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Quantum computing

Computers leveraging superposition and entanglement / From Wikipedia, the free encyclopedia

Quantum computing is a type of computation whose operations can harness the phenomena of quantum mechanics, such as superposition, interference, and entanglement. Devices that perform quantum computations are known as quantum computers.[1][2] Though current quantum computers are too small to outperform usual (classical) computers for practical applications, larger realizations are believed to be capable of solving certain computational problems, such as integer factorization (which underlies RSA encryption), substantially faster than classical computers. The study of quantum computing is a subfield of quantum information science.

IBM Q System One (2019), the first circuit-based commercial quantum computer

There are several models of quantum computation with the most widely used being quantum circuits. Other models include the quantum Turing machine, quantum annealing, and adiabatic quantum computation. Most models are based on the quantum bit, or "qubit", which is somewhat analogous to the bit in classical computation. A qubit can be in a 1 or 0 quantum state, or in a superposition of the 1 and 0 states. When it is measured, however, it is always 0 or 1; the probability of either outcome depends on the qubit's quantum state immediately prior to measurement. One model that does not use qubits is continuous variable quantum computation.

Efforts towards building a physical quantum computer focus on technologies such as transmons, ion traps and topological quantum computers, which aim to create high-quality qubits.[3]:2–13 These qubits may be designed differently, depending on the full quantum computer's computing model, as to whether quantum logic gates, quantum annealing, or adiabatic quantum computation are employed. There are currently a number of significant obstacles to constructing useful quantum computers. It is particularly difficult to maintain qubits' quantum states, as they suffer from quantum decoherence. Quantum computers therefore require error correction.[4][5]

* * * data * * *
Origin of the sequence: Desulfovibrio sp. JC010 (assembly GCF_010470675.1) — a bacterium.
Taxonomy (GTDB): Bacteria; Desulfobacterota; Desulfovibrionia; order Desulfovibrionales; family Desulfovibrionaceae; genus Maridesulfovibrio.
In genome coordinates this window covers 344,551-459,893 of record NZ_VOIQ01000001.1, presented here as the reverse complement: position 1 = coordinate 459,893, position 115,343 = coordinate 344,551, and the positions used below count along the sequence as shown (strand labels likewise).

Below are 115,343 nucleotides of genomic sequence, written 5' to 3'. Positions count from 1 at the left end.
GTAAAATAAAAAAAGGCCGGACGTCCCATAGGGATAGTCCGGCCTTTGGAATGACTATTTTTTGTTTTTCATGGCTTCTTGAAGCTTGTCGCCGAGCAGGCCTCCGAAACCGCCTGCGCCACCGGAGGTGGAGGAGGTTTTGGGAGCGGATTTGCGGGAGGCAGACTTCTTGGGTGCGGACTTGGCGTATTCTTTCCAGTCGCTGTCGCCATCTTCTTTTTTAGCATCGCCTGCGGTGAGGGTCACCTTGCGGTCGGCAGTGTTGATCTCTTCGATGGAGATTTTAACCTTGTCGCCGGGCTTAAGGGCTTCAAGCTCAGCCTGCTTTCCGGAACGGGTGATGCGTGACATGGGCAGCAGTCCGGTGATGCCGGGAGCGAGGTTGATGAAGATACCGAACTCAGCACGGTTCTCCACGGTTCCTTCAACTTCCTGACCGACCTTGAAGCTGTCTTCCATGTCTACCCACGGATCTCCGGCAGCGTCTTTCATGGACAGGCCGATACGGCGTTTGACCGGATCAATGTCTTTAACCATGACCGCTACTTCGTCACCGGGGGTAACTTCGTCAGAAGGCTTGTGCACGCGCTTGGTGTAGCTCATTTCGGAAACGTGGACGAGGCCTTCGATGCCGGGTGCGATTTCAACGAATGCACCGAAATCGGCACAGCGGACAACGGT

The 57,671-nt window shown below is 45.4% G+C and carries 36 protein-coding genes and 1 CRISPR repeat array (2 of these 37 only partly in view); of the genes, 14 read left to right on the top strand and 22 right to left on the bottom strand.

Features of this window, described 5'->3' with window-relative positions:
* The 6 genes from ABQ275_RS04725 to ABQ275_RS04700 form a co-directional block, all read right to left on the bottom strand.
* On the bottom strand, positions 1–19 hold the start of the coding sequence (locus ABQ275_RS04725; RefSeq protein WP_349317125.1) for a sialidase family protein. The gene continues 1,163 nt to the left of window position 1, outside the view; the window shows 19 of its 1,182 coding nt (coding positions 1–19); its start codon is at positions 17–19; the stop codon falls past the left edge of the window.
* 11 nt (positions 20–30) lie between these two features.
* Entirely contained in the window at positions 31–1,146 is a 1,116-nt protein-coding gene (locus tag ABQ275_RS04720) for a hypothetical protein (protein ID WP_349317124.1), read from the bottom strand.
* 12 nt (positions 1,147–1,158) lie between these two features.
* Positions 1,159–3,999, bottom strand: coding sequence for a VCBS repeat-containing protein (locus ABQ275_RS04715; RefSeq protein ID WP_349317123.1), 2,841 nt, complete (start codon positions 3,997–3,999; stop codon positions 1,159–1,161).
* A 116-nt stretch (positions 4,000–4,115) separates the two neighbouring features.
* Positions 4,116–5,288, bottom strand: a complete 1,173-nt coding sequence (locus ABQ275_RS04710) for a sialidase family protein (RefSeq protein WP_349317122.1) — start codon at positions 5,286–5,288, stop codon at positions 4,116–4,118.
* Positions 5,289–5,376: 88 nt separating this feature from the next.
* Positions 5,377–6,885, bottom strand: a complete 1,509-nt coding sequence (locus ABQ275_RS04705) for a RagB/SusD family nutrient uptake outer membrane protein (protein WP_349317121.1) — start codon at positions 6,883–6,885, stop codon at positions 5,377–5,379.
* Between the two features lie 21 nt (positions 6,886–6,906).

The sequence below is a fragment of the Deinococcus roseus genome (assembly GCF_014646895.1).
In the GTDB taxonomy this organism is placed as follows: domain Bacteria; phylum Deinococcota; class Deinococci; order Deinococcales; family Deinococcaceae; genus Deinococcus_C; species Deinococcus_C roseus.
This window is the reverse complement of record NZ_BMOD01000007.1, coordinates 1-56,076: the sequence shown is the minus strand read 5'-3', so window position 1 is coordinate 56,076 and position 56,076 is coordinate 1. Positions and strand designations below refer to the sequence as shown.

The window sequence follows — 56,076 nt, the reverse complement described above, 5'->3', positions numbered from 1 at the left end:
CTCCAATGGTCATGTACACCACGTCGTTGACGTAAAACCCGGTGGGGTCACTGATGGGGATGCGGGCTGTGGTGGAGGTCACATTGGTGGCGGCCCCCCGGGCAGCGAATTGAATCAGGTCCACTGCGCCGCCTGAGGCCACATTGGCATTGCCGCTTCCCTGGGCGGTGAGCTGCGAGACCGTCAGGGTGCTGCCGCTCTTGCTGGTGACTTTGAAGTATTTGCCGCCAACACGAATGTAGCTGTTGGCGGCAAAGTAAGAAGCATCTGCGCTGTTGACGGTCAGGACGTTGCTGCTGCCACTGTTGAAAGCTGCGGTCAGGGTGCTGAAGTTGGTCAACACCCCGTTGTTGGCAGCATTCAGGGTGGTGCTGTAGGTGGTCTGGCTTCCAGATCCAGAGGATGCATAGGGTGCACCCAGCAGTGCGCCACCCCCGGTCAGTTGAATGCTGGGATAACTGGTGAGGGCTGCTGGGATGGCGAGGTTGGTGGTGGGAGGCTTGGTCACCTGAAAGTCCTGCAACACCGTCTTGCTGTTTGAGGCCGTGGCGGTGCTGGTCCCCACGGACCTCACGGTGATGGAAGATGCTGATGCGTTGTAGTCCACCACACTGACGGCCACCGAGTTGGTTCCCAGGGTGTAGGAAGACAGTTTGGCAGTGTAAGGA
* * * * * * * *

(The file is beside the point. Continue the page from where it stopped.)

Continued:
Any computational problem that can be solved by a classical computer can also be solved by a quantum computer.[6] Conversely, any problem that can be solved by a quantum computer can also be solved by a classical computer, at least in principle given enough time. In other words, quantum computers obey the Church–Turing thesis. This means that while quantum computers provide no additional advantages over classical computers in terms of computability, quantum algorithms for certain problems have significantly lower time complexities than corresponding known classical algorithms. Notably, quantum computers are believed to be able to quickly solve certain problems that no classical computer could solve in any feasible amount of time—a feat known as "quantum supremacy." The study of the computational complexity of problems with respect to quantum computers is known as quantum complexity theory.